In accordance with the Clean Air Act and Montreal Protocol, EPA completed a rule authorizing a supplemental critical use exemption of 610,665 kilograms of methyl bromide for 2005.  The exemptions for continued production and import of methyl bromide will honor the U.S. commitment to obtain methyl bromide for American farmers, in a manner consistent with the Montreal Protocol, while protecting the ozone layer. Critical use exemptions are anticipated under the Montreal Protocol for circumstances where there are no technically and economically feasible alternatives to methyl bromide.  Further, the Clean Air Act Amendments of 1990 direct the EPA to issue regulations to implement the provisions of the Montreal Protocol within the United States.  The final rule supplements the previous allowances for 2005 which totaled 35% of baseline methyl bromide consumption and were authorized during March 24-26, 2004 at the first Extraordinary Meeting of the Parties to the Montreal Protocol.  The supplemental amount totals 2.5% of baseline and was authorized by the Parties to the Montreal Protocol at their 16th Meeting held during Nov. 22-26, 2004. Methyl bromide allowances for the 2006 calendar year were established at the Second Extraordinary Meeting of the Parties on July 1, 2005, and EPA is working to make these allowances available as quickly as possible.  Allowance decisions for 2007 will be made at the upcoming 17th Meeting of the Parties to the Montreal Protocol in Dakar, Senegal during Dec. 12-16, 2005. 



EPA Proposing to Reduce Air Toxics Risks from Dry Cleaners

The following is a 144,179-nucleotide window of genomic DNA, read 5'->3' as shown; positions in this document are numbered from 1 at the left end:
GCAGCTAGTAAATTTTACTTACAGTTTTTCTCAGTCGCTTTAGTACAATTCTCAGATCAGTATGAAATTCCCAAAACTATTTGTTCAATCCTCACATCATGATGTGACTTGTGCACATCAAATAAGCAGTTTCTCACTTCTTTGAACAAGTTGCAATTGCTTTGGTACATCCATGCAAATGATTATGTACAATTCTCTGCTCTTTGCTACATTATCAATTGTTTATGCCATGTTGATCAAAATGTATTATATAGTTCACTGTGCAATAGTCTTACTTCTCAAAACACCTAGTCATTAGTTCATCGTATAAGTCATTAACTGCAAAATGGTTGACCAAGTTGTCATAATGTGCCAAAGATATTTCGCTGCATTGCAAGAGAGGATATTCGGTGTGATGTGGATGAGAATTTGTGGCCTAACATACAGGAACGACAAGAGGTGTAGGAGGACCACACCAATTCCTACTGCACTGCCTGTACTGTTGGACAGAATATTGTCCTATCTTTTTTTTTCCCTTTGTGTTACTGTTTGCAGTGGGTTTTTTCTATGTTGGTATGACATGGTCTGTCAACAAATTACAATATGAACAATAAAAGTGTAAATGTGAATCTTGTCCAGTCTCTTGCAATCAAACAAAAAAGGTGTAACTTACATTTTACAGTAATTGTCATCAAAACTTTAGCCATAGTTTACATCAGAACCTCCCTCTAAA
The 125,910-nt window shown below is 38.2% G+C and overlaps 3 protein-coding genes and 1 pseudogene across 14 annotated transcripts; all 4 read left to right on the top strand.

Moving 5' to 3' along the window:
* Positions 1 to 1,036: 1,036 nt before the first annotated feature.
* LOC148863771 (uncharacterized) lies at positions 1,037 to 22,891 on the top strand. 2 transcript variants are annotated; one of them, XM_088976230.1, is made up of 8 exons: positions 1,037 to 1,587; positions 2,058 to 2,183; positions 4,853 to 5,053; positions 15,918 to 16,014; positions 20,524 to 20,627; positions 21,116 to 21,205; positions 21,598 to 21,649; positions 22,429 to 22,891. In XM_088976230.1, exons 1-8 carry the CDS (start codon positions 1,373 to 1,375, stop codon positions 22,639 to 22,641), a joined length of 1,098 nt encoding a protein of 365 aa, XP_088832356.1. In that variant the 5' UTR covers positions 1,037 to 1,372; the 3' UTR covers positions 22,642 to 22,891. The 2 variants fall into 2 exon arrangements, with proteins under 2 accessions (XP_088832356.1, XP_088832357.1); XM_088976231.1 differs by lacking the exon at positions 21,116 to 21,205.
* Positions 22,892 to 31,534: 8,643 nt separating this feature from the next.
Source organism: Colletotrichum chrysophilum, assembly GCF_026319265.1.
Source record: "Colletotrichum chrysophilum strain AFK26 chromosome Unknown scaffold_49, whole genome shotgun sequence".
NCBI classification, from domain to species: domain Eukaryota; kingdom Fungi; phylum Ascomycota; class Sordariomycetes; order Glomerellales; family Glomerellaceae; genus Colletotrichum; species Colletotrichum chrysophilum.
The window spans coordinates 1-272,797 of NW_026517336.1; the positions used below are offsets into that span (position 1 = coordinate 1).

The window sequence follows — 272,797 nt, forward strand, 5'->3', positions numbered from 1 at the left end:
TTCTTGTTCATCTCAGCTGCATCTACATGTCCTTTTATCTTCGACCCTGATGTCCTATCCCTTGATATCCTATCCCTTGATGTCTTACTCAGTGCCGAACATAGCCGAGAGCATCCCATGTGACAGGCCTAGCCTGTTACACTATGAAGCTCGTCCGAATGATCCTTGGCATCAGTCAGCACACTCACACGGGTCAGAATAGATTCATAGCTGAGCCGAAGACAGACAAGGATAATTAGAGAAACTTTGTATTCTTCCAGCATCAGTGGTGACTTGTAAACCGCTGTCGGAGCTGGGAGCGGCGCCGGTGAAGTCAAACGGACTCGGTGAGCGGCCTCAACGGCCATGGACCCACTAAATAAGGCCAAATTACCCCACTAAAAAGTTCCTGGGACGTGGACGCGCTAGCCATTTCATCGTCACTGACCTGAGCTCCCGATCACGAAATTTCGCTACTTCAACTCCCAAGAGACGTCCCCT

Based on recent analyses of health risks, the EPA is proposing a rule to reduce emissions of perchloroethylene (perc) from dry cleaners. "Risks from most dry cleaners across the country generally are low, and our proposed requirements would make them even lower," said Bill Wehrum, acting assistant administrator for air and radiation.  "But based on what we now know about the risks from perc dry cleaners, a small group of dry cleaners located in apartment buildings requires closer examination.  We are asking the public for additional information that could help us develop strategies to reduce these risks more quickly." More than 28,000 dry cleaners of all sizes and types in the United States use perc, a solvent, in the dry cleaning process.  Perc is one of 188 pollutants EPA regulates as air toxics, also known as hazardous air pollutants.  Air toxics are pollutants known or suspected to cause cancer and other serious health problems.  Since the implementation of EPA's 1993 air toxics standards, dry cleaners have reduced perc emissions by about 15,000 tons a year through increased use of alternative solvents, replacement of older dry-cleaning machines, and state and industry programs to improve efficiency and reduce perc use.   The proposal would amend EPA's 1993 air toxics standards to further reduce perc emissions from large industrial and commercial dry cleaners, freestanding small dry cleaners, and small dry cleaners located in apartment buildings.  In developing risk-based standards to reduce health risks from air toxics, EPA strives to ensure that those standards provide the maximum feasible amount of protection.  The Agency does this two ways.  First, EPA tries to limit an individual's cancer risk to approximately 100 in 1 million.  This means that a person living near a facility and exposed to maximum concentrations of a pollutant for a 70-year-lifetime would have no more than a 100 in 1 million chance of getting cancer as a result.  Second, the agency strives to protect the largest number of people possible so that their individual cancer risks are no higher than approximately one in 1 million. The proposal includes the following requirements: Large Industrial and Commercial Dry Cleaners:  There are 15 large dry cleaners in the United States.  These dry cleaners are covered by EPA's 1993 maximum achievable control technology standards.  The proposed amendments would reduce risks by up to 90% by requiring that these dry cleaners meet equipment standards and conduct enhanced leak detection and repair on a monthly basis.  Freestanding Small Dry Cleaners:  Freestanding small dry cleaners are the type of dry cleaner you might see in a strip shopping center or as a stand-alone building.  Estimated risk to most people living near these dry cleaners generally is below 10 in 1 million.  The proposed amendments would reduce these risks by about 20% by requiring that the approximately 27,000 freestanding dry cleaners meet equipment standards and conduct enhanced leak detection and repair.  In addition, all existing small dry cleaners would have to eliminate machines that require clothing to be transferred from one machine to another for drying.